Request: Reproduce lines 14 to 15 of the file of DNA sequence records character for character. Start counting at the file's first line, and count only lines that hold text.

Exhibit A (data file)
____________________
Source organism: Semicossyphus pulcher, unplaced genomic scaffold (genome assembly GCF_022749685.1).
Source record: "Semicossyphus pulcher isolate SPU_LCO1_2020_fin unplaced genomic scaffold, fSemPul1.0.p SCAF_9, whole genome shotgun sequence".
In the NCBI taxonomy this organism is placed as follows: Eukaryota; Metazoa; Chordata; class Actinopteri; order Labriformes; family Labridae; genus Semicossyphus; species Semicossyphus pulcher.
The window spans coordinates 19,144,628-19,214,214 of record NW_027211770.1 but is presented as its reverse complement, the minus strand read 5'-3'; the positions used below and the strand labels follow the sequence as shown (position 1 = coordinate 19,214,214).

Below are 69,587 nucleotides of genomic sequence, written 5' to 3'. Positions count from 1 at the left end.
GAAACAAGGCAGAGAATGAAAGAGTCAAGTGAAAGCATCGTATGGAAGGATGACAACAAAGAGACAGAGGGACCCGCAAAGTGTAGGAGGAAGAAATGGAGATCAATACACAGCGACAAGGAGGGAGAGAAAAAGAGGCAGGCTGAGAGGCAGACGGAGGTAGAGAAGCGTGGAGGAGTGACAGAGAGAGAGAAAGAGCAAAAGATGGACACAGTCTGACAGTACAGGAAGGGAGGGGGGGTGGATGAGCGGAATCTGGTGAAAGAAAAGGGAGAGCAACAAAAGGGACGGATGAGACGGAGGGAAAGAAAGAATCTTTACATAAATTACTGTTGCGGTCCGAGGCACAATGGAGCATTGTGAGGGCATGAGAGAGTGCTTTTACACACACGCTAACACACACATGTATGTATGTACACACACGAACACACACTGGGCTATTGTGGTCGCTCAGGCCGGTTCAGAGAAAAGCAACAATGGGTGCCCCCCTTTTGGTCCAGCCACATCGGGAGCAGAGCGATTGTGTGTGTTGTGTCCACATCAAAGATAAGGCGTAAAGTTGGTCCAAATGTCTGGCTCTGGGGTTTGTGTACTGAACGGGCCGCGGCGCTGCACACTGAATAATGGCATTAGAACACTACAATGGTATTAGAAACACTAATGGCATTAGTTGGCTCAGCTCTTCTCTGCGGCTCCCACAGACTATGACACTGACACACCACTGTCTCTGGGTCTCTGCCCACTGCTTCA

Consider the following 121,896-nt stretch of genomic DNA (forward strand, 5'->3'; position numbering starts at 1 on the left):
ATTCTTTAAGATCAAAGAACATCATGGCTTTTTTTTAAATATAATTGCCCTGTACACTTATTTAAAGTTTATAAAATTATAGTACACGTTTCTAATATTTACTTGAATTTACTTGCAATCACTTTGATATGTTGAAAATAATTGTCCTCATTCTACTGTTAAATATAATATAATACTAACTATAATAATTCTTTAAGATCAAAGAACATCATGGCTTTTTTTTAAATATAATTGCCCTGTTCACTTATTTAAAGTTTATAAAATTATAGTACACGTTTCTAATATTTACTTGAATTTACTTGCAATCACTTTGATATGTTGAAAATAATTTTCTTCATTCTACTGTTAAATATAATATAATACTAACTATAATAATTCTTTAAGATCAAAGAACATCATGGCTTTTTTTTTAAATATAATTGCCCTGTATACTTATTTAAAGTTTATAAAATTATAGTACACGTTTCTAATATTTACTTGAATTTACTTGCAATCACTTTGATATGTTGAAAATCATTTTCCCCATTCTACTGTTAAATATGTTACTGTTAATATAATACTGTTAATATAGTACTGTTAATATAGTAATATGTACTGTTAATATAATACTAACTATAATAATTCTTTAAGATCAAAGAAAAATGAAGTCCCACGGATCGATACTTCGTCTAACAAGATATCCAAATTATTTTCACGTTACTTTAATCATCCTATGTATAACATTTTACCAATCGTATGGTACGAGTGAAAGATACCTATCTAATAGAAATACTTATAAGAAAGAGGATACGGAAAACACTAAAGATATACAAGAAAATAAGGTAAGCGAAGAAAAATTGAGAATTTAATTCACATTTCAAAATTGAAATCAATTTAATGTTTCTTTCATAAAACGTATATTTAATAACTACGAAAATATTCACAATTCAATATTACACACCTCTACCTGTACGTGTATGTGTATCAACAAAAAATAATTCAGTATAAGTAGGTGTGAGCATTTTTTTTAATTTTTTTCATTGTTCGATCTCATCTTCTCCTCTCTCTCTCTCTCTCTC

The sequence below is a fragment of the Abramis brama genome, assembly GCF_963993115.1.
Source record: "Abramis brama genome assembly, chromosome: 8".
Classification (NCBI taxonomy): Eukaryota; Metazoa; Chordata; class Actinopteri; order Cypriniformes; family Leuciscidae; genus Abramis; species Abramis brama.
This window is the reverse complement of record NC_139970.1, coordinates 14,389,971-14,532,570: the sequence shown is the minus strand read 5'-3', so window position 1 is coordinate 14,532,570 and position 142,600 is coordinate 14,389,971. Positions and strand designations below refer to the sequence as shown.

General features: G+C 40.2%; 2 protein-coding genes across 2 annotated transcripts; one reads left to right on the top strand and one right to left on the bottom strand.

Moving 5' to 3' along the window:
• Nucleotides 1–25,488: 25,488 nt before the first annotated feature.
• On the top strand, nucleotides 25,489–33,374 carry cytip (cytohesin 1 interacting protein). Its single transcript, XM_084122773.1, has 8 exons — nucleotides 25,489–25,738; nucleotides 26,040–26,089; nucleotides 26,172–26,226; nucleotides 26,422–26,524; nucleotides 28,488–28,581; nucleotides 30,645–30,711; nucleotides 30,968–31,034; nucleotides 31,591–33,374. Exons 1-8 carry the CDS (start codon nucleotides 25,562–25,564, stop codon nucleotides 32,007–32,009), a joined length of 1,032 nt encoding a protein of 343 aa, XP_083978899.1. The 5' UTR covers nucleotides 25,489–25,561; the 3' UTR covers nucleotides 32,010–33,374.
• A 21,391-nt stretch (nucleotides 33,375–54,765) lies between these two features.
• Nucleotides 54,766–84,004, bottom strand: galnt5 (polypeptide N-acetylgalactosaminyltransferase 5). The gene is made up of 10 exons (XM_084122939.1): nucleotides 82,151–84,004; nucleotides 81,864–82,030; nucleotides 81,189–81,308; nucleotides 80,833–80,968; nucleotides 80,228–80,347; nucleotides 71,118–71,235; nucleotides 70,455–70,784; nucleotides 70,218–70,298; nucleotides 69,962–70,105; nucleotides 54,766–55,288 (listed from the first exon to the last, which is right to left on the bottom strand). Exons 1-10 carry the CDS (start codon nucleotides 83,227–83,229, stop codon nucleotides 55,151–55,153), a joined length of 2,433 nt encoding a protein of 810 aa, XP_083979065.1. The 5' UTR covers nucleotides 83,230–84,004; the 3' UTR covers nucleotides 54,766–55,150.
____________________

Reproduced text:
Moving 5' to 3' along the window:
• Nucleotides 1–25,488: 25,488 nt before the first annotated feature.